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Understanding & Selecting Network Protocols
This chapter helps you understand the basic types of protocols and uses that information to build a deeper understanding of how to implement them in your network. The main objectives in this chapter are to understand the difference between distance vector and link state protocols and to provide you with information that will assist you in selecting the correct routing protocol for your network. This chapter covers the following important objectives:
- Routing protocols. Fundamental portions of understanding routing protocols are discussed. All types of routing table associations are provided and discussed, as well how a protocol algorithm is designed and what determines proper operation.
- Distance vector protocols. What distance vector protocols are and how they operate are discussed. This information is provided in theory and then again through a practical discussion of a distance vector protocol, such as RIP.
- Link state protocols. The fundamentals of link state protocols are extensively discussed. A practical example is provided through the discussion of Intermediate System-Intermediate System (IS-IS), one of the more intriguing link state protocols.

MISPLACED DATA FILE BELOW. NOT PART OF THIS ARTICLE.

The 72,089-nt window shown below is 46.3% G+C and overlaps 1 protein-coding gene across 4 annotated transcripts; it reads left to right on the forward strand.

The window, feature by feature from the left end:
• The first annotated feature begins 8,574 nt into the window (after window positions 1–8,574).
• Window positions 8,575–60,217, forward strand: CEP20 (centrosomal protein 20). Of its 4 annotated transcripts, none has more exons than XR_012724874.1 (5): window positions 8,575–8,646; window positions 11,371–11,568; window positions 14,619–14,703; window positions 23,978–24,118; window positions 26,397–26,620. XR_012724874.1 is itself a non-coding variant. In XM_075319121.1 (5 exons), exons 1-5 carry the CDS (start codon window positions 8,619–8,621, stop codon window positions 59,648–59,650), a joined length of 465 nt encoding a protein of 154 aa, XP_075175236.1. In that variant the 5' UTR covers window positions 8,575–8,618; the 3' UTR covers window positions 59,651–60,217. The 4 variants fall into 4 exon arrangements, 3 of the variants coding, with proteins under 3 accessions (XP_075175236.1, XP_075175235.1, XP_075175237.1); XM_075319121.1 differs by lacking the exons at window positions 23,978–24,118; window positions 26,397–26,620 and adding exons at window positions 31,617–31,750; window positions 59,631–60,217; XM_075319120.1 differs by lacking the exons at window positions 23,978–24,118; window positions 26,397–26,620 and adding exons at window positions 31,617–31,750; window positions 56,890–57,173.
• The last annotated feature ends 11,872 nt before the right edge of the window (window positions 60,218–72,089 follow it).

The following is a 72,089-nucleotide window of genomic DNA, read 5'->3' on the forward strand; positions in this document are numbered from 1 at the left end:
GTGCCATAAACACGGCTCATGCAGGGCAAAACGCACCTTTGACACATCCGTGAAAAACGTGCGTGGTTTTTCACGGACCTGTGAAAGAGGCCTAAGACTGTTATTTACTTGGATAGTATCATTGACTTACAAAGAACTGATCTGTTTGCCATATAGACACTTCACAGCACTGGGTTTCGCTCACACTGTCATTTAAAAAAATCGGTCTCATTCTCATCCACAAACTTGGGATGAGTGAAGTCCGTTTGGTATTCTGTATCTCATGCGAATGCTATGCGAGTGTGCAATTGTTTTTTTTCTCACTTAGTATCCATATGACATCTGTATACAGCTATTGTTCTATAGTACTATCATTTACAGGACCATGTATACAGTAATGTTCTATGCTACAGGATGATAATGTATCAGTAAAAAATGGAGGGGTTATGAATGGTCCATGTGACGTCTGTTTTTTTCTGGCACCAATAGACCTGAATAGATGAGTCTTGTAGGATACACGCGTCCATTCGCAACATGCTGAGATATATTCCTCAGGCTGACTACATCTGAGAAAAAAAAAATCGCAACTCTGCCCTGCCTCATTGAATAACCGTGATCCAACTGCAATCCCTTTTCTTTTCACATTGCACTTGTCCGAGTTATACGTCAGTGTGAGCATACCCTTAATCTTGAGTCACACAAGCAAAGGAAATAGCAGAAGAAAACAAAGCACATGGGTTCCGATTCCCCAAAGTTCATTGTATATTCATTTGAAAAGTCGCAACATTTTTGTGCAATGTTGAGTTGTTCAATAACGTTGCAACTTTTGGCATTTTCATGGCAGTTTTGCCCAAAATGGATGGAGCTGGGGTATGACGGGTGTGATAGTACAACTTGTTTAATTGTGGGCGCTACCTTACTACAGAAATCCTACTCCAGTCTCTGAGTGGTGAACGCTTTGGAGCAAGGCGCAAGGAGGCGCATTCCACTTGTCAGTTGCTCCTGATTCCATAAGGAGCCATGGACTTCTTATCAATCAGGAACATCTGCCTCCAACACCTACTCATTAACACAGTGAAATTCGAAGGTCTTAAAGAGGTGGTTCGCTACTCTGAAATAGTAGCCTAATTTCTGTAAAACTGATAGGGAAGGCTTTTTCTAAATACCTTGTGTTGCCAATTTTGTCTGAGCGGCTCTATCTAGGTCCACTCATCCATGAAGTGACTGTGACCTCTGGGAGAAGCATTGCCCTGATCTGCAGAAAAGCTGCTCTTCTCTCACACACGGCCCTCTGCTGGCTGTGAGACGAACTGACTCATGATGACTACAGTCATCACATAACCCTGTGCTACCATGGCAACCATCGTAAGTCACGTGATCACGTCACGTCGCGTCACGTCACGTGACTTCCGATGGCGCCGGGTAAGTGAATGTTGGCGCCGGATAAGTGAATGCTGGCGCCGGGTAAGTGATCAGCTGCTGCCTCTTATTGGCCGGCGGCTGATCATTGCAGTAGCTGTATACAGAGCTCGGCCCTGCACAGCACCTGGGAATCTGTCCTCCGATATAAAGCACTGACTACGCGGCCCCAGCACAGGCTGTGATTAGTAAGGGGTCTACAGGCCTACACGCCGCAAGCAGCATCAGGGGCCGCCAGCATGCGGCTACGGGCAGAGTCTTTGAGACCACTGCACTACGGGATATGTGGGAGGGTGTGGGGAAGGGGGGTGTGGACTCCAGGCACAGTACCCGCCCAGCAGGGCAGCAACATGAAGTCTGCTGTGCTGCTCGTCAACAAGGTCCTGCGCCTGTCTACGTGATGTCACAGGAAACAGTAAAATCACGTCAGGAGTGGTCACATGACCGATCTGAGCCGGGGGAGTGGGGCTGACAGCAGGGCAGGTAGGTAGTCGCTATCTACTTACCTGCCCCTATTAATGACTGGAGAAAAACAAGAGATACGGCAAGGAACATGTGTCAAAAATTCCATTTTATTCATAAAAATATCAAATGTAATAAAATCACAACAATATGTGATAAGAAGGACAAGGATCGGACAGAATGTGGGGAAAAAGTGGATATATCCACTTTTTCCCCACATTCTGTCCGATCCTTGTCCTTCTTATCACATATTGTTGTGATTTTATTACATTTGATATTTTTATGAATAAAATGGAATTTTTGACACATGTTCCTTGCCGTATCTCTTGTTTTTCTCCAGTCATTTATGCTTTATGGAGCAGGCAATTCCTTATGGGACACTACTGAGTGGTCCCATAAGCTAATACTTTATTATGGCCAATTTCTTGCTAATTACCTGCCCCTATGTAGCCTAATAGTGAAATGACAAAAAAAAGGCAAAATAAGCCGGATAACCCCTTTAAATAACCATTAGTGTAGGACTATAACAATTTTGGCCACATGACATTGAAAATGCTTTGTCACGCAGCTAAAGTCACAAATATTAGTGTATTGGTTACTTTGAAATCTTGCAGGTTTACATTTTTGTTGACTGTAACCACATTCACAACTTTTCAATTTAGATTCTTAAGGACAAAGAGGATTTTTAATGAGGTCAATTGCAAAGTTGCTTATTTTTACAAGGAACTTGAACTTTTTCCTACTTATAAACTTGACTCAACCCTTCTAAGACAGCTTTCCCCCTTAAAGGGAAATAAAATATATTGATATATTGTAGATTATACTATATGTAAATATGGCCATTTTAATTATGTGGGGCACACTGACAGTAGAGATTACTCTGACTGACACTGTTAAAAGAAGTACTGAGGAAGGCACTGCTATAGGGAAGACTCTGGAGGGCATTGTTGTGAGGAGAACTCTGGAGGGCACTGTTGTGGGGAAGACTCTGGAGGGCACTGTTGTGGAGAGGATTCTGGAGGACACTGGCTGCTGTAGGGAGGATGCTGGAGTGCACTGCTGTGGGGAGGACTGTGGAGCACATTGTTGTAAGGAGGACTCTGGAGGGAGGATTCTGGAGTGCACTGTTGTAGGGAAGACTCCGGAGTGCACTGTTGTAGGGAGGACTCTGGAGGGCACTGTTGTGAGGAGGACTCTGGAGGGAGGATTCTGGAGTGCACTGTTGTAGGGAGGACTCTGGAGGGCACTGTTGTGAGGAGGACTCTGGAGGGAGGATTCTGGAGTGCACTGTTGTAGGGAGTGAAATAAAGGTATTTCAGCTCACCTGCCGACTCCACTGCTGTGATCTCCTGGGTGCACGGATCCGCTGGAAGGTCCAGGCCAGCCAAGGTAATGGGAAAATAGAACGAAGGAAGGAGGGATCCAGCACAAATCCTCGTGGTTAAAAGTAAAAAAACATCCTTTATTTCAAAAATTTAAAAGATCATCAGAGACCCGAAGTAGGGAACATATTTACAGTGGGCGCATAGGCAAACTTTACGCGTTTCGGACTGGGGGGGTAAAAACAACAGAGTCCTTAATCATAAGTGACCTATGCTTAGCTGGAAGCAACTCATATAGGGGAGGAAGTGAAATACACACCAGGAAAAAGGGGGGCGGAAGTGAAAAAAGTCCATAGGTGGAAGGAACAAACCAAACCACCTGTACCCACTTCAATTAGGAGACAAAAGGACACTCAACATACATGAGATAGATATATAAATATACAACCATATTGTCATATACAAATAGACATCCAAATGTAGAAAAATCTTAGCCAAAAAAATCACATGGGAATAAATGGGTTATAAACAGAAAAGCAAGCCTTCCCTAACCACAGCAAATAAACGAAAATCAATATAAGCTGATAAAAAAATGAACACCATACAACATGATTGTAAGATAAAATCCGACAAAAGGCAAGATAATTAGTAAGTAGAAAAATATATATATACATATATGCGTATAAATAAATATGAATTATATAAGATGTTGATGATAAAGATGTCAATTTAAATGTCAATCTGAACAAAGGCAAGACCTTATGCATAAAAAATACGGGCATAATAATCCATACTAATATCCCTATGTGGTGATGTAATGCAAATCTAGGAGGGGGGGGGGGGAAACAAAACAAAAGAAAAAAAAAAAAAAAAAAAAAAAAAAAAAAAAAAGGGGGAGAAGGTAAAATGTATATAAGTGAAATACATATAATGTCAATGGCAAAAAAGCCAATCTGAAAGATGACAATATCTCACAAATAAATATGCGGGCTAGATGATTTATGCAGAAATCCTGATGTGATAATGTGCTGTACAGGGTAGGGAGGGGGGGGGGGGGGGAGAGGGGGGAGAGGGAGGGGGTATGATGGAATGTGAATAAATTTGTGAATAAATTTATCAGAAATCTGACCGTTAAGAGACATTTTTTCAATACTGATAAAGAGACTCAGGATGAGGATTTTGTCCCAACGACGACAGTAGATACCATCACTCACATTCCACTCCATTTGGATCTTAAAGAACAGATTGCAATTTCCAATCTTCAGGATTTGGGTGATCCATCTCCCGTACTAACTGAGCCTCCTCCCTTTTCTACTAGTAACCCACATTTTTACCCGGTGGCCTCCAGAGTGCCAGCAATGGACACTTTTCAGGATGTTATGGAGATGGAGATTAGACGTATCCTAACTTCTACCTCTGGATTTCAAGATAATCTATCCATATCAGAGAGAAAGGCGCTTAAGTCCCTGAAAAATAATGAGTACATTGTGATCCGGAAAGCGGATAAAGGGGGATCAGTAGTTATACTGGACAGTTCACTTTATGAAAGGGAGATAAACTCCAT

- Selecting a network protocol. One of the most practical objectives required by all network designers is the ability to understand the importance of how to select a network protocol. This information is presented, comparing and contrasting three different routing protocols using real-world concerns.
Routing network traffic through the use of routing protocols within any network involves two basic activities: determining optimal routing paths and transporting data packets through your network
In this chapter, the transportation of data packets will be referred to as switching. Switching is relatively straightforward. Routing path determination, on the other hand, can be very complex.
Routing path determination may be based on a variety of metrics or a combination of different metrics. Software implementations of routing algorithms calculate route metrics to determine the optimal routes to a destination.
To aid in the process of path determination, routing algorithms initialize and maintain routing tables, which contain route information. Route information varies, depending on the routing algorithm used. There are three primary ways of building these routing tables, which are referred to as associations: destination/next hop associations, destination/metric associations, and destination/path associations.
Destination/Next Hop Associations
Some routing algorithms fill routing tables with destination/next hop associations. These associations tell a router that a particular destination can be gained optimally by sending the packet to the node identified in next hop. For example, Router A knows that to get to Router C, the destination, the next hop is through Router B.